CMS Releases Proposed Rule Intended To Modernize Medicaid Managed Care

CMS has released a proposed rule that updates its Medicaid managed care organization (MCO) regulations. The last time CMS updated MCO rules was in 2002.

In the rule, CMS calls for health plans to dedicate a minimum portion of the rates they receive toward medical services – a threshold known as a medical loss ration (MLR). Plans doing business with Medicaid and the Children’s Insurance Program are the only health plans that aren’t subjected to the MLR. The Obama administration is now proposing an 85% threshold for Medicaid managed-care plans.

Experts say the MLR that CMS has proposed for Medicaid plans is a suggestion and not an enforceable mandate. However, many plans will still be affected if states follow through on the agency’s suggestion. Over the past four years, Medicaid managed-care enrollment has increased by 48% to 46 million beneficiaries.

The rule would impose new standards to ensure beneficiaries have adequate provider networks. The new rule would require plans extend time and distance standards for specialists, such as OB/GYNs, behavorial health specialist and dentists. The rule also includes a provision that would require greater transparency in how states determine whether the rates they pay are sufficient to cover the services required under the contract.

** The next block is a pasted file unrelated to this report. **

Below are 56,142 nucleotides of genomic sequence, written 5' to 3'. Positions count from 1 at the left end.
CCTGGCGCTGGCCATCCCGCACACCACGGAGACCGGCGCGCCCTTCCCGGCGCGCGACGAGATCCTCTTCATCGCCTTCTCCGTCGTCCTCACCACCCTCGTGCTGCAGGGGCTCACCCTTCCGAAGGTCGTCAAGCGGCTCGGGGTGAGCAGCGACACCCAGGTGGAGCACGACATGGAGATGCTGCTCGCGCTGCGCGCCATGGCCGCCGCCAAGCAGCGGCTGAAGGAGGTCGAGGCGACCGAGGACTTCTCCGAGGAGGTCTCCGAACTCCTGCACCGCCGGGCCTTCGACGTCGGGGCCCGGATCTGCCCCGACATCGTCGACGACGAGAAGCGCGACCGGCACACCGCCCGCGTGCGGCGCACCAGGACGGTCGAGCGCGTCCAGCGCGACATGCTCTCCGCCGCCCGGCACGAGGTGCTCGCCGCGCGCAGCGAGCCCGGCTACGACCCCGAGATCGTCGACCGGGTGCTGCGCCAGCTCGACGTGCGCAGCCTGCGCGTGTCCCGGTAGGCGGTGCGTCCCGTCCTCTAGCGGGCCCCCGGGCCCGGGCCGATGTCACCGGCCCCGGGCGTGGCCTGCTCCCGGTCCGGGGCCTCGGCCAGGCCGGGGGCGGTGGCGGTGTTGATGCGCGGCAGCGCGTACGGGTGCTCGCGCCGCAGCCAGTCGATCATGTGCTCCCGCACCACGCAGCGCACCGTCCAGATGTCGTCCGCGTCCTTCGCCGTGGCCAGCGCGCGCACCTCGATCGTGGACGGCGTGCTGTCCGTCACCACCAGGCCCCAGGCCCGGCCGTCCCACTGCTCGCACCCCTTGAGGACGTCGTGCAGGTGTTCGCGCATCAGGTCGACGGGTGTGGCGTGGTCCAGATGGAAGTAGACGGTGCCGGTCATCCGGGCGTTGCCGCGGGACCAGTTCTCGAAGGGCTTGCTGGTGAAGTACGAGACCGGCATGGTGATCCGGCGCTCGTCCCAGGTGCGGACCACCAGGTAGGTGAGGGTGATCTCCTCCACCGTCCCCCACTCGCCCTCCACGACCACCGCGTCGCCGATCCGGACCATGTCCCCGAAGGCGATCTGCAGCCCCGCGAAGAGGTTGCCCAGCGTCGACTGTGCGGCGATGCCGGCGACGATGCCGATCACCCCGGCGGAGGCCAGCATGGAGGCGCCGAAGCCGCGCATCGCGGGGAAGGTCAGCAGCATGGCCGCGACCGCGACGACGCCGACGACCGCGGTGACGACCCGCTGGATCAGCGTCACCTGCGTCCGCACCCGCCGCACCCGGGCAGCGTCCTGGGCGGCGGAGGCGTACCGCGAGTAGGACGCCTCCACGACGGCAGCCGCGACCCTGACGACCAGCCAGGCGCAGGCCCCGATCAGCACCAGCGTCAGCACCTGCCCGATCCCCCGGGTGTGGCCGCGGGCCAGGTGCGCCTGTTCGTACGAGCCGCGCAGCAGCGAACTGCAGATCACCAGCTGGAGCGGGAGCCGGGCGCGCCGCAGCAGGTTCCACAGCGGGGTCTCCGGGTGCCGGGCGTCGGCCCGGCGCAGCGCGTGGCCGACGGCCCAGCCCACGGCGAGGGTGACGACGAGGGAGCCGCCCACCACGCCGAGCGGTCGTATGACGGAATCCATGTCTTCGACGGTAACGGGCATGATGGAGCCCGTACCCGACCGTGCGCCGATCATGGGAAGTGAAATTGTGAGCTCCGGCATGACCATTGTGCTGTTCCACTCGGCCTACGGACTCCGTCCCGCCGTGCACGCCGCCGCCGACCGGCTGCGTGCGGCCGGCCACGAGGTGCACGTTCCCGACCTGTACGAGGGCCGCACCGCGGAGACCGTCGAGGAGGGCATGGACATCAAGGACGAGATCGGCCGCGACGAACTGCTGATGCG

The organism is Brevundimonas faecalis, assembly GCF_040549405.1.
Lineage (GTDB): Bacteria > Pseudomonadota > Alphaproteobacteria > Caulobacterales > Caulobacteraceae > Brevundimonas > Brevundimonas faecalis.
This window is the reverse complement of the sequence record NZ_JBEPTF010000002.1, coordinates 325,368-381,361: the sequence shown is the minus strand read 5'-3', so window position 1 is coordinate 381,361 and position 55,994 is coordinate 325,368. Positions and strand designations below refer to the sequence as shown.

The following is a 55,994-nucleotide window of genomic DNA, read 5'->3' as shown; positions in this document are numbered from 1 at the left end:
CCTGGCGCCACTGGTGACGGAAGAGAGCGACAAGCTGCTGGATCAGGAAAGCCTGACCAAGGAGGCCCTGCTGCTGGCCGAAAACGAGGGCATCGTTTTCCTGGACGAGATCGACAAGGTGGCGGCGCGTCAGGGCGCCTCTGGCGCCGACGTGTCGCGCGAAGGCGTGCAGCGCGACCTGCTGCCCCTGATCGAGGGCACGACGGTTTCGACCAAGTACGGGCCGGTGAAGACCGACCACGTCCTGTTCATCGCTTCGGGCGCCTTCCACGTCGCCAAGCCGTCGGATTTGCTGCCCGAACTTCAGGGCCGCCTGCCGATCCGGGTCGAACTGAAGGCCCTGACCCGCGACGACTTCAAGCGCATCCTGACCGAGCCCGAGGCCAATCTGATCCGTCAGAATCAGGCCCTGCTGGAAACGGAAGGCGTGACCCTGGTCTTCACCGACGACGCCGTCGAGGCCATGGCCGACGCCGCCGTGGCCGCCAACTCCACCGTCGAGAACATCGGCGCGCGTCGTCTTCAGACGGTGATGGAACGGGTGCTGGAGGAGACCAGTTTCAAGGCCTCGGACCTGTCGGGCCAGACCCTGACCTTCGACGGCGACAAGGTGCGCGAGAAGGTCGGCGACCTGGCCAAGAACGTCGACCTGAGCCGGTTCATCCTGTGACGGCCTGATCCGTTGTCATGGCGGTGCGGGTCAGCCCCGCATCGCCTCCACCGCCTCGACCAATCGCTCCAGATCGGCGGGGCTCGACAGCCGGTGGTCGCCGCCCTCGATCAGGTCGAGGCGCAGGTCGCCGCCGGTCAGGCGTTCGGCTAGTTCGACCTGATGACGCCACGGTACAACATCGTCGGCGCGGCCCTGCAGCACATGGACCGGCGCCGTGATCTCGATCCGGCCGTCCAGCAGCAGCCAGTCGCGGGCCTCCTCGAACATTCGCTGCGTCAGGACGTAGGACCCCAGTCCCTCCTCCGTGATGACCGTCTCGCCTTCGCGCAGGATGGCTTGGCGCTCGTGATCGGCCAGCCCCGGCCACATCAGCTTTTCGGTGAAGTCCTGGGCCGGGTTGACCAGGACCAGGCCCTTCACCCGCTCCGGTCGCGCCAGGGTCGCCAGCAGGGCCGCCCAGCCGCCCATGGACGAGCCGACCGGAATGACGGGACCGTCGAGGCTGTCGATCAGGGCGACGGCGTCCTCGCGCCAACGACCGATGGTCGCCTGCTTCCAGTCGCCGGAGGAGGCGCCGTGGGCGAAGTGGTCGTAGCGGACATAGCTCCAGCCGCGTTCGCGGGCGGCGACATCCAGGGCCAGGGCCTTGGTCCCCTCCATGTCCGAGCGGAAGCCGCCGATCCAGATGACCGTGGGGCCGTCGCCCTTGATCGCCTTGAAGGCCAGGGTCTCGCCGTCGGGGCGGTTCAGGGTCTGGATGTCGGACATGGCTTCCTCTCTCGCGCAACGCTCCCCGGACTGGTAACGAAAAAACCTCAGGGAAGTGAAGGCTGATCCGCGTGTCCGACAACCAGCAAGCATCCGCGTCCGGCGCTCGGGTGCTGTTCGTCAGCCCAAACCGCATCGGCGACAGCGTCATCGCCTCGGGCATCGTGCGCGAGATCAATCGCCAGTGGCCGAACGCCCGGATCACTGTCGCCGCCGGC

Furthermore, the rule includes a section on managed Medicaid long-term care. In the rule, CMS would allow participants enrolled in Medicaid Long-Term Services and Supports (MLTSS), to switch plans or disenroll and switch to fee-for-service if their provider is not in-network for the managed care plan.

Click here to see the proposed rule.

Click here to the CMS press release.

Click here to read more.

Report: More Than 65% Of Medicaid Is Now Managed Care

According to recently released report, Medicaid managed care may have reached a “tipping point” in 2014, as the number of managed care beneficiaries increased while fee-for-service enrollment dropped. The number of people on private managed care plans has increased by 9.3 million, while the number in traditional fee-for-service or public managed care plans decreased by 300,000. The growth can be attributed to two factors. The first is that states expanding Medicaid eligibility through the ACA are opting for private managed care for new populations. The second is that states are relying more on private plans to “better control costs and deliver services.” Typically, states achieve these cost controls by providing capitated payments to the private plans. Many long-term care providers have protested that managed care organizations may prioritize efficiency over quality care. They also believe many managed care organizations do not have the expertise in working with specialized beneficiary populations-like the ones utilizing long-term services and supports.

Click here to see the report.

Click here to read more.